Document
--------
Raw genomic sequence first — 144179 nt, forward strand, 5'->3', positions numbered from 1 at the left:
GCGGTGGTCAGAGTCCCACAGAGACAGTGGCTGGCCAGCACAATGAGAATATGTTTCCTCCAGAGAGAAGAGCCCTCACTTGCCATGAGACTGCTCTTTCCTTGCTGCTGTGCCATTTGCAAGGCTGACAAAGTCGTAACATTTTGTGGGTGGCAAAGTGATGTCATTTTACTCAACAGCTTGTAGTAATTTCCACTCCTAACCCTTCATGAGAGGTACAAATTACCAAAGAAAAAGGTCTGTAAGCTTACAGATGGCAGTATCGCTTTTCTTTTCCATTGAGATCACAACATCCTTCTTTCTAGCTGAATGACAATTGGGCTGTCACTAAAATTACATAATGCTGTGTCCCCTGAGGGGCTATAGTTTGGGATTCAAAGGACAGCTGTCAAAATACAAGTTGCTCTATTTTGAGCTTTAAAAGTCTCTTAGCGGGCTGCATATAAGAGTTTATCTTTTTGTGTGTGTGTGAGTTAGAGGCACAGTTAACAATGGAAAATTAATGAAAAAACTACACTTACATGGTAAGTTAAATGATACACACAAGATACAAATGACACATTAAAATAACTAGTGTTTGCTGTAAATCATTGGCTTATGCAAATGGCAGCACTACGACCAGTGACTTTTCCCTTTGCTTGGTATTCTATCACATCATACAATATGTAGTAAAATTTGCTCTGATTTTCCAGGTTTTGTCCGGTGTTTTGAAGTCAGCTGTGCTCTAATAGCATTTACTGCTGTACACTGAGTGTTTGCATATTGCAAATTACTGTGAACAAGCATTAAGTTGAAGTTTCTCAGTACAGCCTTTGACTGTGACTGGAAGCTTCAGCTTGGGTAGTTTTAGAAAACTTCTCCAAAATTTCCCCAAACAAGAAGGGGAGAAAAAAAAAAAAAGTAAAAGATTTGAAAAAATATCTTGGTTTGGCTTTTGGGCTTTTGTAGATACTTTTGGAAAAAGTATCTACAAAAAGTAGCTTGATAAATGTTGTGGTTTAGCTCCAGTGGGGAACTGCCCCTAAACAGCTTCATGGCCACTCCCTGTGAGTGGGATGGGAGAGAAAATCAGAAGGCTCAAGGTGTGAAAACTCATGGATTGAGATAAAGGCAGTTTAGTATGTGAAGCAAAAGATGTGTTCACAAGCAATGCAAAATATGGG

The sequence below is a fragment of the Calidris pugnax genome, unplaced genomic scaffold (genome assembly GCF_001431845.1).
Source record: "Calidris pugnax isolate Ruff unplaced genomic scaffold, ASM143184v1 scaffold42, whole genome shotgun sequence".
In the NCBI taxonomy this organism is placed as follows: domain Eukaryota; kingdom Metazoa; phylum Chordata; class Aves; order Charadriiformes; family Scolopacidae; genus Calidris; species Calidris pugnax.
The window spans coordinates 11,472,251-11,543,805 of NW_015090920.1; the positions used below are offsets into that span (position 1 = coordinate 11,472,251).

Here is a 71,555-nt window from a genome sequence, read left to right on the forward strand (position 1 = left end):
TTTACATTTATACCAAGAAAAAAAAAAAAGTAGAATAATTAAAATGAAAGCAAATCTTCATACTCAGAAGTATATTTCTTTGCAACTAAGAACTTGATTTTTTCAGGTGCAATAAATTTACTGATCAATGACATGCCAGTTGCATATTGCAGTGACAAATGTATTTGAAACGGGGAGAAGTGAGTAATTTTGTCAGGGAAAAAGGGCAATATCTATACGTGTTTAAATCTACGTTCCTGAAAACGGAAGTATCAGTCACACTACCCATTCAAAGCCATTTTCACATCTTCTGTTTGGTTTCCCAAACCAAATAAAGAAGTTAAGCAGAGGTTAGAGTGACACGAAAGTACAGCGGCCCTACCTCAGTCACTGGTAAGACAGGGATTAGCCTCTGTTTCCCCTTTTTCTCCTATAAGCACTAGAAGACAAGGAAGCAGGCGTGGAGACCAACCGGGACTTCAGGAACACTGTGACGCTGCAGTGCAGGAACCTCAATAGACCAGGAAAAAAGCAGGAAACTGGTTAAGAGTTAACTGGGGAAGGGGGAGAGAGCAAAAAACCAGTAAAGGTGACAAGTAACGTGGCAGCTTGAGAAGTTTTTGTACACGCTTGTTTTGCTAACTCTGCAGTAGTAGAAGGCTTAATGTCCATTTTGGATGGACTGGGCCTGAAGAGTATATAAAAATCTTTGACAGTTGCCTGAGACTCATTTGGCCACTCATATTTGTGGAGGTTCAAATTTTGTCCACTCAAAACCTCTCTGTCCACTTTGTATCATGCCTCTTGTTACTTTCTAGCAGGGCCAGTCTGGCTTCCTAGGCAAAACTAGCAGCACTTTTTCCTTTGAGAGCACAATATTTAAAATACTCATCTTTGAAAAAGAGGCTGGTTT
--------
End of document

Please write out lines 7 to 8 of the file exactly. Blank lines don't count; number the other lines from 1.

Here is a 71,555-nt window from a genome sequence, read left to right on the forward strand (position 1 = left end):
TTTACATTTATACCAAGAAAAAAAAAAAAGTAGAATAATTAAAATGAAAGCAAATCTTCATACTCAGAAGTATATTTCTTTGCAACTAAGAACTTGATTTTTTCAGGTGCAATAAATTTACTGATCAATGACATGCCAGTTGCATATTGCAGTGACAAATGTATTTGAAACGGGGAGAAGTGAGTAATTTTGTCAGGGAAAAAGGGCAATATCTATACGTGTTTAAATCTACGTTCCTGAAAACGGAAGTATCAGTCACACTACCCATTCAAAGCCATTTTCACATCTTCTGTTTGGTTTCCCAAACCAAATAAAGAAGTTAAGCAGAGGTTAGAGTGACACGAAAGTACAGCGGCCCTACCTCAGTCACTGGTAAGACAGGGATTAGCCTCTGTTTCCCCTTTTTCTCCTATAAGCACTAGAAGACAAGGAAGCAGGCGTGGAGACCAACCGGGACTTCAGGAACACTGTGACGCTGCAGTGCAGGAACCTCAATAGACCAGGAAAAAAGCAGGAAACTGGTTAAGAGTTAACTGGGGAAGGGGGAGAGAGCAAAAAACCAGTAAAGGTGACAAGTAACGTGGCAGCTTGAGAAGTTTTTGTACACGCTTGTTTTGCTAACTCTGCAGTAGTAGAAGGCTTAATGTCCATTTTGGATGGACTGGGCCTGAAGAGTATATAAAAATCTTTGACAGTTGCCTGAGACTCATTTGGCCACTCATATTTGTGGAGGTTCAAATTTTGTCCACTCAAAACCTCTCTGTCCACTTTGTATCATGCCTCTTGTTACTTTCTAGCAGGGCCAGTCTGGCTTCCTAGGCAAAACTAGCAGCACTTTTTCCTTTGAGAGCACAATATTTAAAATACTCATCTTTGAAAAAGAGGCTGGTTT